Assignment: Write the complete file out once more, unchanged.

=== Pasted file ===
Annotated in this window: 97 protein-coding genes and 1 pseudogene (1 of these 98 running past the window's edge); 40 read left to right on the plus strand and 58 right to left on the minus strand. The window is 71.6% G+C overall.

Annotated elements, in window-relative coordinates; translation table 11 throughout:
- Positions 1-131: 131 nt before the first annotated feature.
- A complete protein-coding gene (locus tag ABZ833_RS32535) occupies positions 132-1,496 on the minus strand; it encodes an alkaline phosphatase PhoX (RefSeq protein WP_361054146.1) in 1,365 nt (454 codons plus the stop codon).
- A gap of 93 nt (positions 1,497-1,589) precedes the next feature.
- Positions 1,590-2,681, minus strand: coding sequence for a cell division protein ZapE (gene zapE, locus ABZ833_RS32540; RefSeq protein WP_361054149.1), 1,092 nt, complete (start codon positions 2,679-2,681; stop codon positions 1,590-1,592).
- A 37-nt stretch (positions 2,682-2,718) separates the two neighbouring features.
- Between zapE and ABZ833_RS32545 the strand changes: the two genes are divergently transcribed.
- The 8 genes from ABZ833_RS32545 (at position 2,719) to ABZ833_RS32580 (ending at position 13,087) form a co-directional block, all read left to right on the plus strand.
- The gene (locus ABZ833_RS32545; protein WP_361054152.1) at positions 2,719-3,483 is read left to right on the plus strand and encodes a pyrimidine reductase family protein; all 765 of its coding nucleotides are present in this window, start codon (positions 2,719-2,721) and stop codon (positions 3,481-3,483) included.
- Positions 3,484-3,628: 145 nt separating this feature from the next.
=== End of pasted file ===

Annotated in this window: 97 protein-coding genes and 1 pseudogene (1 of these 98 running past the window's edge); 40 read left to right on the plus strand and 58 right to left on the minus strand. The window is 71.6% G+C overall.

Annotated elements, in window-relative coordinates; translation table 11 throughout:
- Positions 1-131: 131 nt before the first annotated feature.
- A complete protein-coding gene (locus tag ABZ833_RS32535) occupies positions 132-1,496 on the minus strand; it encodes an alkaline phosphatase PhoX (RefSeq protein WP_361054146.1) in 1,365 nt (454 codons plus the stop codon).
- A gap of 93 nt (positions 1,497-1,589) precedes the next feature.
- Positions 1,590-2,681, minus strand: coding sequence for a cell division protein ZapE (gene zapE, locus ABZ833_RS32540; RefSeq protein WP_361054149.1), 1,092 nt, complete (start codon positions 2,679-2,681; stop codon positions 1,590-1,592).
- A 37-nt stretch (positions 2,682-2,718) separates the two neighbouring features.
- Between zapE and ABZ833_RS32545 the strand changes: the two genes are divergently transcribed.
- The 8 genes from ABZ833_RS32545 (at position 2,719) to ABZ833_RS32580 (ending at position 13,087) form a co-directional block, all read left to right on the plus strand.
- The gene (locus ABZ833_RS32545; protein WP_361054152.1) at positions 2,719-3,483 is read left to right on the plus strand and encodes a pyrimidine reductase family protein; all 765 of its coding nucleotides are present in this window, start codon (positions 2,719-2,721) and stop codon (positions 3,481-3,483) included.
- Positions 3,484-3,628: 145 nt separating this feature from the next.